Childhood nightmares may point to looming health issues
Regular nightmares in childhood may be an early warning sign of psychotic disorders, researchers in the UK warn.
The study, in the journal Sleep, said most children had nightmares, but persistent ones may be a sign of something more serious.
Having night terrors - screaming and thrashing limbs while asleep - also heightened the risk.
The charity YoungMinds said it was an important study which may help people detect early signs of mental illness.
Nearly 6,800 people were followed up to the age of 12.
Parents were regularly asked about any sleep problems in their children and at the end of the study the children were assessed for psychotic experiences such as hallucinations, delusions and thinking their thoughts were being controlled.
The study showed that the majority of children had nightmares at some point, but in 37% of cases, parents reported problems with nightmares for several years in succession.
One in 10 of the children had night terrors, generally between the ages of three and seven.
The team at the University of Warwick said a long-term problem with nightmares and terrors was linked to a higher risk of mental health problems later.
Around 47 in every 1,000 children has some form of psychotic experience.
However, those having nightmares aged 12 were three-and-a-half times more likely to have problems and the risk was nearly doubled by regular night terrors.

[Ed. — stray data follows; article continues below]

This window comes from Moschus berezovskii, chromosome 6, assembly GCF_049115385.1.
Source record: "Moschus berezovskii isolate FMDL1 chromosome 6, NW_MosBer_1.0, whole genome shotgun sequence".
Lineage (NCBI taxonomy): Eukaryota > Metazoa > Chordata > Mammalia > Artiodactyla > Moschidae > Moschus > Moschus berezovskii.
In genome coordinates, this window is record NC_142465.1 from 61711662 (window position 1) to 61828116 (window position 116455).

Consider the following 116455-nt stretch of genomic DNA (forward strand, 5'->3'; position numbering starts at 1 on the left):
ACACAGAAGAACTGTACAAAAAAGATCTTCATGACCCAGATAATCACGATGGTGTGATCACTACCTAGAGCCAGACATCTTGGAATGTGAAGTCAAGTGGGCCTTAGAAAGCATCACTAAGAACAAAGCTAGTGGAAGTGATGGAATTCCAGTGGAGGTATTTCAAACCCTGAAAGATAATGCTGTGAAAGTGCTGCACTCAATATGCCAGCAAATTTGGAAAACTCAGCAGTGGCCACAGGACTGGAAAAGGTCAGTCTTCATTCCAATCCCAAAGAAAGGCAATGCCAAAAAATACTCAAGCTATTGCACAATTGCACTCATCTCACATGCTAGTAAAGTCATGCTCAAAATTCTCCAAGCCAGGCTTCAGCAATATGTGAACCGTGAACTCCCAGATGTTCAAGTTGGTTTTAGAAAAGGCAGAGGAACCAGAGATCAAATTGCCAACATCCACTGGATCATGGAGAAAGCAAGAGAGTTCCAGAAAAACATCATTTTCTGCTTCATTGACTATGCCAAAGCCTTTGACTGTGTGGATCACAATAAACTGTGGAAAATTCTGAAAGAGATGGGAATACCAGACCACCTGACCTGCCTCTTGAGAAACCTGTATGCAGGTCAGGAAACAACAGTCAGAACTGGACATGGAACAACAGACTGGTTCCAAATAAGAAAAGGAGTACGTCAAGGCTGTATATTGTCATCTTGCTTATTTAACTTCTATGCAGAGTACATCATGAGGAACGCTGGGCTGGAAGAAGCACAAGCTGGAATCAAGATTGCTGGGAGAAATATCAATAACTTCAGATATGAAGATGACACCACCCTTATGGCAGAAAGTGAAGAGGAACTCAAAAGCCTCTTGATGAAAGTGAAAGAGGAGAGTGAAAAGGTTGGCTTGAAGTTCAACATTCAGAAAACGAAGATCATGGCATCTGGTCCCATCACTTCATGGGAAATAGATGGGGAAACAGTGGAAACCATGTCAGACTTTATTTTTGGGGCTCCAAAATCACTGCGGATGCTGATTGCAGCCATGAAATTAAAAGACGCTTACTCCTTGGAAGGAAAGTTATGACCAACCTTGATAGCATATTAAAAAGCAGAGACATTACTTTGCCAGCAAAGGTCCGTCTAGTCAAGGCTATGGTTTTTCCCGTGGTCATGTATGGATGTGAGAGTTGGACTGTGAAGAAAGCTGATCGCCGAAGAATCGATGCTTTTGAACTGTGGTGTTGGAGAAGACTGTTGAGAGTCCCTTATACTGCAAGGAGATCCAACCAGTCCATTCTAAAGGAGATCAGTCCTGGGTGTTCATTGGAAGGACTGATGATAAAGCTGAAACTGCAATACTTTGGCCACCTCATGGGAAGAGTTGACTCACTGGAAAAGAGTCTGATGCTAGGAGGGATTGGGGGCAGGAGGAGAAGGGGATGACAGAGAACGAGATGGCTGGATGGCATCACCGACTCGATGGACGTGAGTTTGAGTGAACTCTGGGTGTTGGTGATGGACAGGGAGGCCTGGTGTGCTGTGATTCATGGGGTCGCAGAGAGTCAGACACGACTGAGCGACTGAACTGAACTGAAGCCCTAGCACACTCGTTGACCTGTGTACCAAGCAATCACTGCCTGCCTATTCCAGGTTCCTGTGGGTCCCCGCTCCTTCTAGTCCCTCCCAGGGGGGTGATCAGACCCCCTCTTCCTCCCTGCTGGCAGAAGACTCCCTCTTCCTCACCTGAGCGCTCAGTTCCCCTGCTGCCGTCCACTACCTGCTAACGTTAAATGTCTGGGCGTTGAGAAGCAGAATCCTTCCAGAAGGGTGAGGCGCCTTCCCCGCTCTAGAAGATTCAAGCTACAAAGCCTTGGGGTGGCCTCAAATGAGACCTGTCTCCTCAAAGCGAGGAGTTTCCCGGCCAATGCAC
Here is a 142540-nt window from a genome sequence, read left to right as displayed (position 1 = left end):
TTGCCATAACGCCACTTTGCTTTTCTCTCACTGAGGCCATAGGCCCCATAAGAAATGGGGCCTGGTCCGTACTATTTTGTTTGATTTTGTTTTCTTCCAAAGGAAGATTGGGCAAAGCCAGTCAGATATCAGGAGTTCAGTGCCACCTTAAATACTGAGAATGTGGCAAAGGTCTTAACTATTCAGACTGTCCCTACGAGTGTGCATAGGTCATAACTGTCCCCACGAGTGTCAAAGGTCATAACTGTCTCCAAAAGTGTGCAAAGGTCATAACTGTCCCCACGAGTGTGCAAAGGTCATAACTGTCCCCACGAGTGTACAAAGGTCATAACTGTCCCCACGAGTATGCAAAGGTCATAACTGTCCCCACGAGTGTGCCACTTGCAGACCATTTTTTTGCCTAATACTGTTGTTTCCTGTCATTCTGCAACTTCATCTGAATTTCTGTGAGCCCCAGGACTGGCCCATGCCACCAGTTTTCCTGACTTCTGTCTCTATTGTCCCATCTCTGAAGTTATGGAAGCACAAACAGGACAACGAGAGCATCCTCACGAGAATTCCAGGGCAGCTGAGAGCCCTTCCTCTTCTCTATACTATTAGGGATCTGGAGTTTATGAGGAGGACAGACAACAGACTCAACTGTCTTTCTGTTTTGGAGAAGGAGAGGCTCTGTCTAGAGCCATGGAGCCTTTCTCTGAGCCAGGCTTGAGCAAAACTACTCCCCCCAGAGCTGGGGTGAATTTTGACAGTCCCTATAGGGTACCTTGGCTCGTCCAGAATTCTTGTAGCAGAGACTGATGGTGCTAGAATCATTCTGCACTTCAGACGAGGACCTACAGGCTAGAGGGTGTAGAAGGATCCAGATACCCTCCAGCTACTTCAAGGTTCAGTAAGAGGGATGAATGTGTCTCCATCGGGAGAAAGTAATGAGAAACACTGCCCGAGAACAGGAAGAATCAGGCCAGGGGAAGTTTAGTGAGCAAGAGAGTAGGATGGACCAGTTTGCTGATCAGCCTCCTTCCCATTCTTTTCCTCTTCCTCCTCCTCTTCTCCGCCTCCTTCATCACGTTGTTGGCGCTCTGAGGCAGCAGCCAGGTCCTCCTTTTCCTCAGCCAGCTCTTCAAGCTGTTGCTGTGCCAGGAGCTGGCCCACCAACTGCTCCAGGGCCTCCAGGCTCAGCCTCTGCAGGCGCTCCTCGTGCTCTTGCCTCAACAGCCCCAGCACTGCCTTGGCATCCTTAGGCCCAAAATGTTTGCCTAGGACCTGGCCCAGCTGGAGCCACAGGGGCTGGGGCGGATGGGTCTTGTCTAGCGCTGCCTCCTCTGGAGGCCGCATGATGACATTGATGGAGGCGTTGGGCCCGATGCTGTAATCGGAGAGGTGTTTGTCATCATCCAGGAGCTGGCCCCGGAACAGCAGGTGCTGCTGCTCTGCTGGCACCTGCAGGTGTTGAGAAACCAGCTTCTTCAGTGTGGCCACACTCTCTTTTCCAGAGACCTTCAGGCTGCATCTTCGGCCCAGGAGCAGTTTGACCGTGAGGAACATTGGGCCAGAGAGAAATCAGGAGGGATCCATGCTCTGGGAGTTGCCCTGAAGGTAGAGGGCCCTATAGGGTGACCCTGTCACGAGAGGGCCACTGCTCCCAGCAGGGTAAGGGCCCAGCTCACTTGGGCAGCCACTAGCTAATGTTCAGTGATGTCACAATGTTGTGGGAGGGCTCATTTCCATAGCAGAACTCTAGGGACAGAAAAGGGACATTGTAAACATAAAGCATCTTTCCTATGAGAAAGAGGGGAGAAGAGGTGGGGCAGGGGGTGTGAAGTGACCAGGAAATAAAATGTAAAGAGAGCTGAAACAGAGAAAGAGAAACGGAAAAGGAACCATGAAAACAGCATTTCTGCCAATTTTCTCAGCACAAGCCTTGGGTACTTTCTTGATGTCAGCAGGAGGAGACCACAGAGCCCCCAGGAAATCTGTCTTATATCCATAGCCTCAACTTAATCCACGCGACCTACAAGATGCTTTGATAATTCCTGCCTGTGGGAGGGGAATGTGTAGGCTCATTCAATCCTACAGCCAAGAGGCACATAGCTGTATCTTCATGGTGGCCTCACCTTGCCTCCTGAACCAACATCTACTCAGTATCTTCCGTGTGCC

One of the researchers, Prof Dieter Wolke, told the BBC: "Nightmares are relatively common, as are night terrors, it is quite normal, but if they persist then there may be something more serious about it."
The relationship between sleep problems and psychosis is not clear.
One theory is that bullying or other traumatic events early in life can cause both symptoms.
Or the way some children's brains are wired means the boundaries between what is real and unreal, or sleeping and wakefulness, are less distinct.
It means treating the sleep issues may not prevent psychotic events.
However, nightmares may act as an early warning sign of future, more serious, problems.
Prof Wolke said a regular routine and quality sleep were key to tackling nightmares: "Sleep hygiene is very important, they should have more regular sleep, avoid anxiety-promoting films before bed and not have a computer at night."
Night terrors occur at specific points during sleep and can be managed by briefly waking the child.
Lucie Russell, the director of campaigns at YoungMinds, said: "This is a very important study because anything that we can do to promote early identification of signs of mental illness is vital to help the thousands of children that suffer.
"Early intervention is crucial to help avoid children suffering entrenched mental illness when they reach adulthood."